In my previous blogs, I describe the framework around which you manage a project, the process groups, and we started with the first knowledge area ‘Scope’. I now continue with the second knowledge area - Schedule.
'Schedule Management...It’s not about that multi-page Gantt chart that only you understand, took you a week to create and is wrong before you even mailed it to your boss....'
Everybody knows what a schedule is, right? It’s one of the first questions your boss is going to ask you – ‘when are you going to get this project done by?’ It’s also a knowledge area that affects all the others to a high degree. A late running project is going to cost more, increase procurement, de-motivate teams and make your key stakeholders want to interfere. In my industry - the semiconductor sector - this cost can run into millions of dollars. As such it’s one that you need to get right and yet, when I completed my PMP certification I was not presented with the anticipated crystal ball!
This is because running schedule management is not about predicting the future. It’s not about that multi-page Gantt chart that only you understand, took you a week to create and is wrong before you even mailed it to your boss. It’s instead about knowing what you have to do on the project, knowing, based on current understanding, how much resources a task is going to take and knowing when the right people are around to do that task. Once you have a grip on this knowledge, you begin to have a bit more control of future events and can react when that inevitable curve-ball comes your way.
So let us look at a few ways of controlling your destiny:
Rolling Wave Planning
Remember that multi-page Gantt chart where you had planned the last day of the project 6 months in advance? How accurate do you think that is going to be? I don’t think many would put any money on it. So why have you planned that far out in such detail? The truth is that it is not necessary to plan in detail such distant periods of the future. At that distance a high level picture is going to be more realistic and useful. Reserve the detail for the immediate future. As a general rule of thumb:
- up to 2 weeks in the future, plan to the day
- 2 weeks to 3 months, plan to the week
- greater than 3 months, plan to the month
You are then focussing your energy and time more efficiently.
I often require the ic design engineers on my team to estimate their task durations for me. There is more chance of them committing to a task if the duration of that task is estimated by them instead of being dictated to them by me. But often there are blank faces staring back at me when I ask that question, so I have to give some prompting:
- Have you done this before? (Analogous) If yes, how long did it take then, if not…..
- Have you done this before but more simpler/more complex? (Parametric) If yes, scale the time i.e. a 1M instance block took 6 weeks then a 2M block might take 12 week, if not….
- Give me your optimistic, pessimistic and most likely durations? (PERT) Duration = (O + P + 4M) / 6. Still no idea, the task is too complicated….
- Let’s decompose it into sub-tasks and try again on each (Bottom Up)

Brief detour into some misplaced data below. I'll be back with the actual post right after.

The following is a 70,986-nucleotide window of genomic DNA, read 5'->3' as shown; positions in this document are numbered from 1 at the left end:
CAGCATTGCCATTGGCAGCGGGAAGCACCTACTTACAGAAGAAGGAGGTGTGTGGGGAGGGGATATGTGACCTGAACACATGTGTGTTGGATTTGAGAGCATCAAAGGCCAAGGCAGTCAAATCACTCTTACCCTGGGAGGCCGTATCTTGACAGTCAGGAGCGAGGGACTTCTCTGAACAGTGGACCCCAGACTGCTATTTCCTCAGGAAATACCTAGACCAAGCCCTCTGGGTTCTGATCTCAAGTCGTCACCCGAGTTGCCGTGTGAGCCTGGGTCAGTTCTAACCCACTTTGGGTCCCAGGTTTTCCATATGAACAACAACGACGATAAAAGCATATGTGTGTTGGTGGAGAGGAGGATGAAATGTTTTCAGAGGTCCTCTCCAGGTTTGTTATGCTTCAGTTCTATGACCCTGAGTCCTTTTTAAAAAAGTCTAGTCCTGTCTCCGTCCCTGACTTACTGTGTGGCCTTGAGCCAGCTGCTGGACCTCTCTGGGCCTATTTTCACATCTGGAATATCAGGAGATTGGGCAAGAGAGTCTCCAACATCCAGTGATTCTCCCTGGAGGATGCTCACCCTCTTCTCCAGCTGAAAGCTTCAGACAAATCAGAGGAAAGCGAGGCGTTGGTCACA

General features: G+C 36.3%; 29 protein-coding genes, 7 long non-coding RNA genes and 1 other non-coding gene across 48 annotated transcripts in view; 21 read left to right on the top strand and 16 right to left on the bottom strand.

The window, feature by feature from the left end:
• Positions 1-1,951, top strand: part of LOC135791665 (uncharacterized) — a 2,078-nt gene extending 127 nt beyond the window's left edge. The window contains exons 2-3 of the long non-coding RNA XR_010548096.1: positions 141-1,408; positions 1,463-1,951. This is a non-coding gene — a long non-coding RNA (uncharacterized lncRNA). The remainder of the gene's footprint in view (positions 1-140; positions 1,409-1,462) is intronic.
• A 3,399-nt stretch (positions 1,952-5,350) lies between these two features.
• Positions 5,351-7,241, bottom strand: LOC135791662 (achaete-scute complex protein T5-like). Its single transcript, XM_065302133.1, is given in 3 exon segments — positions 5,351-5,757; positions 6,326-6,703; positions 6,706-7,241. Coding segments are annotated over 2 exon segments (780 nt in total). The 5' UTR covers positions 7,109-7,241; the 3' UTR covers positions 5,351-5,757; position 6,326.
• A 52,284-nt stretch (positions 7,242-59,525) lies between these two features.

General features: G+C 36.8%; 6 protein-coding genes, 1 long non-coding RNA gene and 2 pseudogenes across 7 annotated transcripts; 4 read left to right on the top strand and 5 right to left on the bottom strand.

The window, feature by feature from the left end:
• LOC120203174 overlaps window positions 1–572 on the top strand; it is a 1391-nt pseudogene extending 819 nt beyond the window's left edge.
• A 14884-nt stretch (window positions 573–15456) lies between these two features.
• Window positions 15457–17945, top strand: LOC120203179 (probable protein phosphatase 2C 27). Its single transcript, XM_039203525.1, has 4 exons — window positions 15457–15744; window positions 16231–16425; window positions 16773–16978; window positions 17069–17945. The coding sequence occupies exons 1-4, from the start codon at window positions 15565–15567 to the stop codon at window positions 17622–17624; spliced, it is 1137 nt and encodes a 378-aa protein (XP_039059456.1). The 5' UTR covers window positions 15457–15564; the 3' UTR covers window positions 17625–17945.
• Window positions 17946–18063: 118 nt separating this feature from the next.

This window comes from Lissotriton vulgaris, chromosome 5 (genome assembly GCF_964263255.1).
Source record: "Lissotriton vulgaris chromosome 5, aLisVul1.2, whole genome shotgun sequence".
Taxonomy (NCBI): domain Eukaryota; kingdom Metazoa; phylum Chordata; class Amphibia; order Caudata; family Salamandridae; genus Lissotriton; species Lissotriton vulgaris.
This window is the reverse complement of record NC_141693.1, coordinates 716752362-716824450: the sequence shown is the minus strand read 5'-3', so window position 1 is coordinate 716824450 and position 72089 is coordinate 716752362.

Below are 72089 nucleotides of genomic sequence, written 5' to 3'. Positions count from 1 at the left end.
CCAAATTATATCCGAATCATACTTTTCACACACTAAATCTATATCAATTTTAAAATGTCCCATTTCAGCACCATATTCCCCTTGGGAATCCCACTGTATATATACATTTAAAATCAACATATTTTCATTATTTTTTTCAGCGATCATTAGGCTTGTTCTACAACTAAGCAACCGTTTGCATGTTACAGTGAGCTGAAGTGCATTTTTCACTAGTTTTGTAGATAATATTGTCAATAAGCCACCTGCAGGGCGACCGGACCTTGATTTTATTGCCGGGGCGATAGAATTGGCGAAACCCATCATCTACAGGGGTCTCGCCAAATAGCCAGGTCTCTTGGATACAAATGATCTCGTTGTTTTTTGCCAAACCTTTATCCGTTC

Critical Path Planning
A good project manager will know the critical path of the project. That is the chain of tasks and dependencies where there is no room for something to go wrong. Any task that gets delayed will delay the project unless something is done to rectify it. You can use a Gantt chart, a spreadsheet or any other tool of your preference to work it out, just as long as you have considered the question. I also find being able to tell your manager what the critical path of a project is on a moment’s notice will stop them asking to see the useless multi-page Gantt chart which you haven’t created because you are using Rolling Wave Planning!
Now we know our critical path but what do we do when a task on that path slips? From experience, the “please work harder to catch up” request rarely fixes the problem. So unless your team really are taking it easy there are only two things you can do to avoid slipping the project:
- Crashing – We can add extra resources on to the task but it must be a task that can be divided up and can be multiple assigned. Also, be aware of Brooks’ Law: adding extra resources onto a late project makes it later. The extra resources rarely hit the road running and will require training, taking time away from the existing team. If you are too close to the end you may not make up on that loss.
- Fast Tracking – We can start a task before its predecessor has finished at the risk of rework. For example, if we are building a house we would normally wait for the foundation to be completed before building the walls but we could fast track the wall building in certain completed areas of the foundation. Risk is if we discover a problem we’ll have to knock down those walls and start again but if not we’ve managed to save time by parallelising the activities.
This is a brief insight into some of the key concepts of managing Schedule but with just these you should be able to clear a bit the fog that obscures the future. In the next blog, I will continue our examination of the knowledge areas with the Cost knowledge area.
Andrew Miles PMP
Andrew Miles is a physical implementation engineer turned project manager. He is PMP certified and has led many projects for a number of tier one companies. He helps to run the Sondrel Project Management Office (PMO). If you'd like to know how Sondrel's project managers can help your project then please contact firstname.lastname@example.org.
You can find additional information on Sondrel's Project Management and other consultancy services on the Sondrel Solutions website pages.